Trolls (Part Two of Two)
Trolls (Part Two of Two)
To roten erthe, ryght thus sayde I,
"Thow art my fader of whom I cam,"
And unto wormes sekurly,
"Thow art my moder, thy son I am;
My sustren all ye bene, forwhy
None other then ye, forsoth, I am."
I shall call hem sustres, lo, forthy
For I shall roote amonge ham.
Of the lowest erthe God made Adam,
Of whyche my kynde I had, as he.
Now, Lorde, that art lykened to a lambe,
So Parce michi, Domine!
The Butcher's Heresy
If you know something about the art of the trolls, you know that it is strangely derivative. If there is a poet in your town, and the trolls know of her, they have their own, who shares her name (or the nearest equivalent: Leon to Lavi most famously) and keeps up avidly with her career, mirroring her poetry with subtle alternations in theme and language- eliminating references to the intangible, reinterpreting all her relationships into a desire for unification or predation or submission in suitable melange. This is because we agree, more or less, on what art ought to do.
The purpose of art, we might say, is to take the intangible and make it tangible, to create a physical medium of paint or ink or breath or flesh through which poetic truths that would be reduced to empty husks by mere description might be expressed. But where we disagree is that trolls do not see what we express as truth- rather, they see it as the most profound and ancient kind of lie. And when that lie takes root, it twists under the skin of the world and pollutes it, building like pus until it bursts in the blooming.
And so it is the role of art to take these phantoms and apparitions of the unreal world and bury their heads in the black earth where they cannot breath, until the twitching stops. Images from dreams are reinterpreted in taxonomical fashion, given names and faces and hungers, and when they are all-but-real, they are made real through the arts of shaping, so they are no longer a dream. Fleeting emotions are grounded in more culturally appropriate ones. And foreign art that anchors apparitions without grounding them is iterated on and completed, before it calls something down that cannot be returned.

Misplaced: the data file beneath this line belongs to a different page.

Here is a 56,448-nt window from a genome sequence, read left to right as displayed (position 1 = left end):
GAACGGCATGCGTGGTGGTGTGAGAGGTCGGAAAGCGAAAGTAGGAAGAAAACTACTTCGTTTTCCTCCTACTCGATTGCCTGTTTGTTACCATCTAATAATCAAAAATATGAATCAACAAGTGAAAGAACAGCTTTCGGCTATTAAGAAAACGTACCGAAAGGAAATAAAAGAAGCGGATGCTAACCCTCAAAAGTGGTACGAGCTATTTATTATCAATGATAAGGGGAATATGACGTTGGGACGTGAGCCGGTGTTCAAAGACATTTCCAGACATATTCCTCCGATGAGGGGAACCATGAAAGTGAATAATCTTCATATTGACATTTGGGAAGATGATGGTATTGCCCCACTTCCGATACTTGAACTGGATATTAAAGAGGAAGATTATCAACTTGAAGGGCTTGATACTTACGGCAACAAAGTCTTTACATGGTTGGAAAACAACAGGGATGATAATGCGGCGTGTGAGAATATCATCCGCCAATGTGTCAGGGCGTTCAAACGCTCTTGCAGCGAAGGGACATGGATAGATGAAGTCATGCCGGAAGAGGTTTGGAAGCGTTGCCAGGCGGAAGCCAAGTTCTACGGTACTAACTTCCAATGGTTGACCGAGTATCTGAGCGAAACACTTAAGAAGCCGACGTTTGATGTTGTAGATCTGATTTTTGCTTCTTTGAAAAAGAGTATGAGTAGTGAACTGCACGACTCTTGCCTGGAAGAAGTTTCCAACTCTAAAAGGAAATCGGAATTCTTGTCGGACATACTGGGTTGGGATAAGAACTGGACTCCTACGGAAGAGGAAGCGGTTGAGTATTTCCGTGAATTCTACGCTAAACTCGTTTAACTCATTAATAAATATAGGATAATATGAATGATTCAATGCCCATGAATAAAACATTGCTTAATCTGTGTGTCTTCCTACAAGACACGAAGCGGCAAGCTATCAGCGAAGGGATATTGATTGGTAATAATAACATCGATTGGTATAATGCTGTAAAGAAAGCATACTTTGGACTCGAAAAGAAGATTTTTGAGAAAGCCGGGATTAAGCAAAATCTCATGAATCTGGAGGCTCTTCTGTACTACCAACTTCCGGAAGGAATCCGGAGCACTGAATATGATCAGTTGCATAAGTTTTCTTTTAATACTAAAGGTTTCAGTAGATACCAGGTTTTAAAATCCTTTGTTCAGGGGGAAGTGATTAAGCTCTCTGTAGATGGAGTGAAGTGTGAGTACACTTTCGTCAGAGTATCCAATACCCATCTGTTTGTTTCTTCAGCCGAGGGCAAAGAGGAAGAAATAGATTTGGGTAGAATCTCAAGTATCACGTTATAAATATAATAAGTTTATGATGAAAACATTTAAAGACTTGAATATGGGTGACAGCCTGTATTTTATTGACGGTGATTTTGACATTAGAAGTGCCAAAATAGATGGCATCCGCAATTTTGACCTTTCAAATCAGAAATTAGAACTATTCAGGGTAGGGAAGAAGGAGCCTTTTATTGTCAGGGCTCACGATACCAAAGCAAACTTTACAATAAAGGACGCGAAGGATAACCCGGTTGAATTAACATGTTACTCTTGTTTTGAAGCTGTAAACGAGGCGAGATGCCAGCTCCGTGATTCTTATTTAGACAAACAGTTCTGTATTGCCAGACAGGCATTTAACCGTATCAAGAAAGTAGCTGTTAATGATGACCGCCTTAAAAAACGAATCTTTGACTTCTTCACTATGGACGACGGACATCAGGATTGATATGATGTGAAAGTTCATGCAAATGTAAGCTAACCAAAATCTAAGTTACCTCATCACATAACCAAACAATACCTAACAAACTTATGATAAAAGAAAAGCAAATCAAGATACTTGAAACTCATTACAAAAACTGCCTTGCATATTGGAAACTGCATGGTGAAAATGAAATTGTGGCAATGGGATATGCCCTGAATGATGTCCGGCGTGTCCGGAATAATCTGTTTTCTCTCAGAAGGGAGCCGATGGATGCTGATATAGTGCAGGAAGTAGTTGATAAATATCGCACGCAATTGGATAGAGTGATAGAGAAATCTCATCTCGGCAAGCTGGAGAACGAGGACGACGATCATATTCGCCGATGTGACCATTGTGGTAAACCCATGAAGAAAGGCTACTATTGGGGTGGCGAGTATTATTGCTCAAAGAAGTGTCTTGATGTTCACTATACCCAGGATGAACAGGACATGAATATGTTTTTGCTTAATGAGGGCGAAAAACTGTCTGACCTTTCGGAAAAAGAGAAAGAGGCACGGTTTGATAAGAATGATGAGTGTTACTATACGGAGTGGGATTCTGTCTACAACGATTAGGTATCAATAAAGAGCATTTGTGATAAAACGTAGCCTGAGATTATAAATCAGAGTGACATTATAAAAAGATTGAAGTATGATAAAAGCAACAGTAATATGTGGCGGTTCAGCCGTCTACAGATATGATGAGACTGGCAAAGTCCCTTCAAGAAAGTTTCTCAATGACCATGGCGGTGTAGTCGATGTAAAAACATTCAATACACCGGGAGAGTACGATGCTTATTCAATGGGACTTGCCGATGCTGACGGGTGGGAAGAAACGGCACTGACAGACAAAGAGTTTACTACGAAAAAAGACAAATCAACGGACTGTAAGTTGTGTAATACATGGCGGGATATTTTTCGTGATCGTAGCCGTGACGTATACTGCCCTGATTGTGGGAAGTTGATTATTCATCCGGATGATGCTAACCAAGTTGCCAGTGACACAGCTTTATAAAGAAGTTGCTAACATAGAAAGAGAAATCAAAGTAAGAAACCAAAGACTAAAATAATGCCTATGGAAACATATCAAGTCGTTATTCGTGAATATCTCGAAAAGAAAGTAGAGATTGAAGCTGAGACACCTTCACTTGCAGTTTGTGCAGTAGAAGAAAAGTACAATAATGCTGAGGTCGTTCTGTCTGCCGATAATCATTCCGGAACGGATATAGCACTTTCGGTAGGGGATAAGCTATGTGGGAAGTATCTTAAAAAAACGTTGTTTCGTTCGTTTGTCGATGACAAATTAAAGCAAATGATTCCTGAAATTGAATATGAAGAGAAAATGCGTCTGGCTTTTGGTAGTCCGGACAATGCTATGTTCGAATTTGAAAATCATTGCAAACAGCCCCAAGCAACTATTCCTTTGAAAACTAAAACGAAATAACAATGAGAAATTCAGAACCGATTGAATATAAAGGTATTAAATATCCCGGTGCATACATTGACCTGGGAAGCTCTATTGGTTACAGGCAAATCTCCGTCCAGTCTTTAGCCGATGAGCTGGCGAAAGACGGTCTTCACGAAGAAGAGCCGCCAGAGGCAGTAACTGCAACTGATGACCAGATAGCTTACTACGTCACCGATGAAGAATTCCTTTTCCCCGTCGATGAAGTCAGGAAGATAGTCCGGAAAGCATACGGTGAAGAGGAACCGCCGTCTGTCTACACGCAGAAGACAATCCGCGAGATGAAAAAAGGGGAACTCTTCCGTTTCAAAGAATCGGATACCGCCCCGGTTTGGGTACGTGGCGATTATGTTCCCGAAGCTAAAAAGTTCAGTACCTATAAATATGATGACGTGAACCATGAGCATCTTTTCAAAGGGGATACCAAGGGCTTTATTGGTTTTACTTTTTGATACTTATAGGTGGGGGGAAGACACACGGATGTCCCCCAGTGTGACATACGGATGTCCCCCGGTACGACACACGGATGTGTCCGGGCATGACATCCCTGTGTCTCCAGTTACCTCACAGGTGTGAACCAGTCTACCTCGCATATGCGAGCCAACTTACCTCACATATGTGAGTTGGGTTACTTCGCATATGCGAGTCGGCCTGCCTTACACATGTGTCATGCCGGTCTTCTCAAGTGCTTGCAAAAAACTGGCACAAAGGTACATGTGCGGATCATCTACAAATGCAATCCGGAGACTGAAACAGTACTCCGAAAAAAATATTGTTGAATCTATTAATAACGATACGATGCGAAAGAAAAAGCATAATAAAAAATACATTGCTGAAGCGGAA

Troll art is also full of doubles, twins, and doppelgängers. The tragic hero encounters her equal and rival, who survives trapped in unfulfilling existence long after the hero dies. The wanderer encounters their reflection in a moon-dappled grove, who attempts to lure them out from under the trees, into a place open to the sky. The wicked queen had a twin who died at birth.
|How They Met Themselves, by Dante Gabriel Rossetti|
There is a dualism to it, a balance not quite between good and evil, but between real and unreal, the chthonic twin and the celestial twin. In the most literal sense, we see the rites in which twin trolls are born (not an uncommon occurrence- trolls are notably malleable, and when a new troll is born, it is because one devours the other, and a third emerges from the union of their flesh), where one twin is left to wander, while the second is plunged back into the commingled flesh and drowned, until they are devoured, and a new troll (who is the same troll) emerges. We see this motif elsewhere, more abstractly- the celestial twin always survives, unreal and unchanging and undesirable, while the chthonic twin is always sacrificed, and is always reborn.